I walked around Boston today in the crisp, autumn weather. I felt far more relaxed after I left the car behind in the lower depths of the earth in a parking garage.
It is odd to think of the world we have created below ground beneath cities. What must the subterranean beings think—earthworms crawling along and then, “bam?” They hit a wall.
I remember traveling around Italy on a whirlwind “see Italy in ten days” trip when I was in high school. It was marvelous but also coupled with long hours on a bus and a few hours in cities where one could easily spend a few months or years.
In Rome, there was an entire corner of the city roped off. Layers of earth had been pulled back ever so carefully to reveal an entire city beneath the historic city of Rome, which we all thought of as ancient in an of itself.
The beings that have taken up residence above have found remarkable behavior patterns and an impressive ability to survive. In cities, I have seen Rock Pigeon hobbling along with peg leg, broken wings, scruffy appearance; squirrel nibbling on chicken wing bones, Cooper’s Hawk perched on a wire, waiting for just the right moment to take out a starling.
Not unlike our beyond human counterparts, wildlife of the human persuasion are caught up in the pulse of activity and rhythm of the city, as well as the question of survival.
One false step and a taxi could bring it all to an end. And it isn’t exactly like our fellow homo sapiens on the sidewalk are part of a great circle of harmonious life.
People push. They stand in the middle of the sidewalk, pointing at their surroundings, oblivious to anyone around them. Some walk far too slow. Others walk far too fast.
It is an intense rhythmic groove. One can easily get swept up in. Along for the ride, I can coax myself into the city mindset, get my “Boston” on as a co-worker who grew up in Lowell describes it. If I think of it as an urban dance—tango with the taxi, sidestep with the rock pigeon, moonwalk with the grey squirrel—I feel more graceful.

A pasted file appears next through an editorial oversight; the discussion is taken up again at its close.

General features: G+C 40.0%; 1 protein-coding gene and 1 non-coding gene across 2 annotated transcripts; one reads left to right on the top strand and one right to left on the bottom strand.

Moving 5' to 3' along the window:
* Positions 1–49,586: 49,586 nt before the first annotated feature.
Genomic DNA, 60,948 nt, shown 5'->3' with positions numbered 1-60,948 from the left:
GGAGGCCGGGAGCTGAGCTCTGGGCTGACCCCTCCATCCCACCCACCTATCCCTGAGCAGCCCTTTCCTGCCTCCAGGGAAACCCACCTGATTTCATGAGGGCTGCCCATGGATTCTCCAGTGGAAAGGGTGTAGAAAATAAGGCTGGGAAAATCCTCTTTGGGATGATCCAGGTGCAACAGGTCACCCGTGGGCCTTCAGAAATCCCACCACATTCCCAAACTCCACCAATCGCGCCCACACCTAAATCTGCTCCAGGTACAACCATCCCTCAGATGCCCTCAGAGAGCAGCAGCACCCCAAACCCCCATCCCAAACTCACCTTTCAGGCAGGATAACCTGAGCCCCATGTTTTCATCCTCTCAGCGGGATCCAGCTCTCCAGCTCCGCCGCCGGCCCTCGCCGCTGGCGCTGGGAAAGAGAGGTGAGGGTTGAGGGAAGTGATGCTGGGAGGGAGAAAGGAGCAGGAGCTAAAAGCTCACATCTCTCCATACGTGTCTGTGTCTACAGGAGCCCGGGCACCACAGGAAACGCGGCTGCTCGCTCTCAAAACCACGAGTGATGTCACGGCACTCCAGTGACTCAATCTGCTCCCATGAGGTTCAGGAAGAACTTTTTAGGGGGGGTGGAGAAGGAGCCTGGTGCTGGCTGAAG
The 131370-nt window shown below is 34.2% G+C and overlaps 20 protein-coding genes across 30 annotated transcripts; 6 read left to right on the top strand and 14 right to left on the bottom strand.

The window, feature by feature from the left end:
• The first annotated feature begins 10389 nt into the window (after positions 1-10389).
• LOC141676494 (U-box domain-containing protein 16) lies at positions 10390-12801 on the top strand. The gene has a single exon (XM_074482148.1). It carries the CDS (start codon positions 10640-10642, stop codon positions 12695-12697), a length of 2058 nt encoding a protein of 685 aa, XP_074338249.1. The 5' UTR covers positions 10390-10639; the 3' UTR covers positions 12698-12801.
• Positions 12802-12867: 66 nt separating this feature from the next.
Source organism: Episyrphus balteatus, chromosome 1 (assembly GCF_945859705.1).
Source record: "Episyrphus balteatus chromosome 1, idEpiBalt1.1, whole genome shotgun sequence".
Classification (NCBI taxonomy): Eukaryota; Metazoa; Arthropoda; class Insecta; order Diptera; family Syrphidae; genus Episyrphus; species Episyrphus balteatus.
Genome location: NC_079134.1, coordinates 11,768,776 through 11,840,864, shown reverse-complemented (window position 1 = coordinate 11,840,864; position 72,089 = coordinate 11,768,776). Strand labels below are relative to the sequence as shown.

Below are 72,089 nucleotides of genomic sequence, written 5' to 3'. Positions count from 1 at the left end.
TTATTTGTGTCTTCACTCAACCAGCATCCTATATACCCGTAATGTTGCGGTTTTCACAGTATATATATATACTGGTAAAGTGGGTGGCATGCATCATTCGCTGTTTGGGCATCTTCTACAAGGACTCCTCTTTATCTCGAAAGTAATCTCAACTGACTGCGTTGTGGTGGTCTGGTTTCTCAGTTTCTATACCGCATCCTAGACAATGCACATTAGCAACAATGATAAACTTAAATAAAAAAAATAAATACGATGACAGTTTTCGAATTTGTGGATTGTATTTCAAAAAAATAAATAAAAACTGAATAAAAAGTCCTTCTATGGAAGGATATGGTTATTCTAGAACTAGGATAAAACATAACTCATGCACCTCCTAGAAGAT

I grew up with regular visits to Boston. My parents brought me to Saturday morning symphony performances for youth. There was the Nutcracker Ballet each winter, Alvin Ailey modern dance, from which I would leave singing gospel tunes at the top of my tiny lungs. “Didn’t my lord deliver Daniel?”
Visiting Boston years later, the hours are a novelty. I enjoy them. I can fill the shoes of a tourist. I take pictures of things I never noticed as a child and teenager. I visit stores I went to when I was in high school. I remember spots where my friends and I would rail slide on roller blades—we thought we were hot shit. Now, I am just glad I survived all of that falling on solid pavement. I wasn’t any more graceful then than I am now.
I admire the many shades of color on stone, brick, feather, and leaf, the reflections in the many windows, the rays of light, and the shadows. There is beauty in this strange cityscape where the social and ecological realms collide.
While there is much to admire, I am still relieved to hightail it out of the there before the onset of rush hour traffic sets in. I will take sweatpants and slipper over high-heeled leather boot and tight, painted on jeans any day.